5. I play soccer as my passion. Im 15, and in my room instead of hot girls or posters of my favorite bands, i have pictures and vision boards of everything soccer, mostly Manchester United, related. I plan out my schedule each week to determine which days are my lifting days, outside soccer skills days, and rest day. I watch soccer all the time in my downtime, but I also read a lot, not just soccer but mostly history and philosphical books. i heard about this 10000 hour rule and it amazes me. why? to comprehend exactly what 10000 hours is, is amazing in itself, to understand the 10000 hour rule you must understand time, which is like trying to pour the entire ocean into the palm of your hands. its something you PHYISCALLY can not complete, but mentally of course you can. what im trying to say is if you are my age and your goal or dream is to do anything but you are working with a time period you may be discouraged by 10000 hours of doing anything but i am here to reassure you. 10000 hours is in your head. if you mentally wrote that book for 9940 hours then all you have to do is put it on paper for another 60 hours in order for it to be a big hit around the world. in my case if you played in a finale for the world cup dozens of times and thousands of hours but never been to the world cup then tell me what’s the difference for the guys who have actually been there and myself. its the mind that tells the body what it does or sees not the other way around. you do so much stuff to accomplish your goals conciously or not, 10000 hours or not you live life the way you feel. so if you feel rich, then you are living rich, if you feel beautiful, then you are truly beautiful, if you feel like you are a proffessional soccer player, then you are one. 10000 hours or not your mind can’t comprehend time so tell yourself you have 20000 hours every day and truly feel it, 20000 is my number what is yours?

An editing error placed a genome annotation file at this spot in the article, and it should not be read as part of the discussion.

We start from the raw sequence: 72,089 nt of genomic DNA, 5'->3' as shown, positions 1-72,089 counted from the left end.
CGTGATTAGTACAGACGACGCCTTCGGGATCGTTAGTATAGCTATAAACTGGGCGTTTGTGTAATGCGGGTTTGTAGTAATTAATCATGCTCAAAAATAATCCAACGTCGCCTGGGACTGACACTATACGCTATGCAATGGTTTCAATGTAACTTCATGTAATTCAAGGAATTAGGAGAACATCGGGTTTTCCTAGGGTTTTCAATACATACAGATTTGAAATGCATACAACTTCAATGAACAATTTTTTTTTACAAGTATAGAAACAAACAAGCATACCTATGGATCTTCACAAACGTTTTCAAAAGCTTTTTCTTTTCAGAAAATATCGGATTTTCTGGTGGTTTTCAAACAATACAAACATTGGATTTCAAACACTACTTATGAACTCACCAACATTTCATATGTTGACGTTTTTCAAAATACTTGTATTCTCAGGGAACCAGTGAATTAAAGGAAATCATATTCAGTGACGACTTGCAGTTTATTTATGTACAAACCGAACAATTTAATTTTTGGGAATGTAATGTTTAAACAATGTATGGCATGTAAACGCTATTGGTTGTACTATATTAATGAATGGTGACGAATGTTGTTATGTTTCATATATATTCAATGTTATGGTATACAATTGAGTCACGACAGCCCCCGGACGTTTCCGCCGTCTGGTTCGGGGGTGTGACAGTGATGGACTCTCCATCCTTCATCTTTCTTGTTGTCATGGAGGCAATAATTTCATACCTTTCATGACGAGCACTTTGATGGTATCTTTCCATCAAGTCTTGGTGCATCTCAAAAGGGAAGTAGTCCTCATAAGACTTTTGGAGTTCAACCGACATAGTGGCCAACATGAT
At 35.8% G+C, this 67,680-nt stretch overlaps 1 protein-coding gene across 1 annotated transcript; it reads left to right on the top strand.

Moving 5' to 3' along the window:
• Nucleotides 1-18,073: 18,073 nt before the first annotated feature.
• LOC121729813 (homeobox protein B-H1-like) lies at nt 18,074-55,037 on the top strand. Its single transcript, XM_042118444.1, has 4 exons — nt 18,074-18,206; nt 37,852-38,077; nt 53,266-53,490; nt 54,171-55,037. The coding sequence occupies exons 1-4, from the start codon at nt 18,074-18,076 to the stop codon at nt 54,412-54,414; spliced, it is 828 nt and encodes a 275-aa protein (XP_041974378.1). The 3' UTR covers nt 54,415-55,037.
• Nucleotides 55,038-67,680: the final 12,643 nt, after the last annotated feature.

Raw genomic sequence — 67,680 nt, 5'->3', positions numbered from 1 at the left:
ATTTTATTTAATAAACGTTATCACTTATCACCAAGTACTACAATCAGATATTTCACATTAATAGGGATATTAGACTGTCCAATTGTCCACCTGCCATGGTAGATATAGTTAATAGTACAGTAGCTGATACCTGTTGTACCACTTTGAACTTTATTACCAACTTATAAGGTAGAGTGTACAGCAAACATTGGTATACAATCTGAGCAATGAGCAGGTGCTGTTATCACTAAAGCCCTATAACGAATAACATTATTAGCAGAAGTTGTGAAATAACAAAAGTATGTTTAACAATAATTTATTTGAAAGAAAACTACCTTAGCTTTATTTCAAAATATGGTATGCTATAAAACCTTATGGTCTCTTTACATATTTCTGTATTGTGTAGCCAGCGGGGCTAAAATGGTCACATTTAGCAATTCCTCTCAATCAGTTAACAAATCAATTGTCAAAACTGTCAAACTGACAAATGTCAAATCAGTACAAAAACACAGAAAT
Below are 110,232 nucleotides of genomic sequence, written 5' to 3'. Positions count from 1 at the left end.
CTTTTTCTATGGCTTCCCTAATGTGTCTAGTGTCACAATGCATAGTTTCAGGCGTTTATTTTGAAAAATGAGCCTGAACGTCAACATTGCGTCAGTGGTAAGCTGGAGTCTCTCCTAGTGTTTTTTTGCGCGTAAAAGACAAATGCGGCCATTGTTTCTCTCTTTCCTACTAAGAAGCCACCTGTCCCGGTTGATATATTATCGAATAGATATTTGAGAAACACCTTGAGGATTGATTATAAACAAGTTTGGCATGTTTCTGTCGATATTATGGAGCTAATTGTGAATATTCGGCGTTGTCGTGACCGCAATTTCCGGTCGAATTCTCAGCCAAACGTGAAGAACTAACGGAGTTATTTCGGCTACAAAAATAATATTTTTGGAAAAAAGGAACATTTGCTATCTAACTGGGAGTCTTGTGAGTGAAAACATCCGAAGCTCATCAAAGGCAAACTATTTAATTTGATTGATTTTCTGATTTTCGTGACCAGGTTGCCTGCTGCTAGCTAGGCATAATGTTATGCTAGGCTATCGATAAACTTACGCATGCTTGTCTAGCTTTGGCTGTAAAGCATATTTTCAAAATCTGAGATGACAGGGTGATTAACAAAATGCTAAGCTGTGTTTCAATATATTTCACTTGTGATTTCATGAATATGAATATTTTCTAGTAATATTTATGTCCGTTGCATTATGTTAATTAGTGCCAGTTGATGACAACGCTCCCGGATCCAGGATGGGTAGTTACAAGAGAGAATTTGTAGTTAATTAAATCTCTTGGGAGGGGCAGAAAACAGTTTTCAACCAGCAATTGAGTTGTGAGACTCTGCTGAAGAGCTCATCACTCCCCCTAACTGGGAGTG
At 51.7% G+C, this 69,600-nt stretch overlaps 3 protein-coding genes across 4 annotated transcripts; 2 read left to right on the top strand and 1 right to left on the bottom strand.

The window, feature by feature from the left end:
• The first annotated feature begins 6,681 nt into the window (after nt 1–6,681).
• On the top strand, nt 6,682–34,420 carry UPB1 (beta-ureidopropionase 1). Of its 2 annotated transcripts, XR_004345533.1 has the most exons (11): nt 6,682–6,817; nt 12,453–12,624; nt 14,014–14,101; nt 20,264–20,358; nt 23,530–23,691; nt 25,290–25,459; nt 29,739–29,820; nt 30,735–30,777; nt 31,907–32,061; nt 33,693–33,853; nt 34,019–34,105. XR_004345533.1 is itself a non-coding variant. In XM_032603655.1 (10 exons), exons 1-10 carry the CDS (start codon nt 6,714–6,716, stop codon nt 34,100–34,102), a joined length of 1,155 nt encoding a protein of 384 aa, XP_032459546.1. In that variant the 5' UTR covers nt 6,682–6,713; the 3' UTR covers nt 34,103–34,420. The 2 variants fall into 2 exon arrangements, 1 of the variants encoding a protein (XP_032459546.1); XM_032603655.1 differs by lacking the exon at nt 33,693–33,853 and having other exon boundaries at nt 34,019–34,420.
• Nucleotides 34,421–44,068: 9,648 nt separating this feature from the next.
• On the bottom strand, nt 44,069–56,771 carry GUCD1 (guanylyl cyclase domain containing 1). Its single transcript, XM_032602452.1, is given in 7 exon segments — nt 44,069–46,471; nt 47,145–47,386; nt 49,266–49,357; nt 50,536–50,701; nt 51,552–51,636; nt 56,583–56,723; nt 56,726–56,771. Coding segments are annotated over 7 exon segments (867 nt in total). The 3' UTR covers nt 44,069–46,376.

6. […] At that moment I remembered The Ten Thousand Hour Rule. This concept was popularized by writer Malcolm Gladwell in his book Outliers: The Story of Success. The idea is that ten thousand hours of practice is required to achieve the level of mastery that is associated with being a world class expert – in anything. (Here’s a succinct overview of the concept.) […]

  7. Ross says:

    I’m actually not a writer. I’m an aspiring filmmaker. I sort of just stumbled upon your post, and I’m glad I did. Great stuff! Thanks Steve!

  8. […] a new concept increases with each concept already learnt. Roughly 1,400 hours into Gladwell’s 10,000 hours threshold, I’ve become able to pick up a new languages and frameworks in days, though getting good […]

  9. This 10,000 hour rule seems interesting. This is what my Martial-Arts teacher says with great emphasis on words. I think its time I need to check this out.

  10. Jim Weldon says:

    I’ve worked on this 10,000 word rule for years. I started at age 22. I’m now 76 and finally – – done. The problem I face now is; I can’t remember what I was working on.

    • Steve White says:

      Someone crass might point out that it’s 10,000 hours, not words, but I won’t. I’ll just give you points for tenacity, Jim. 🙂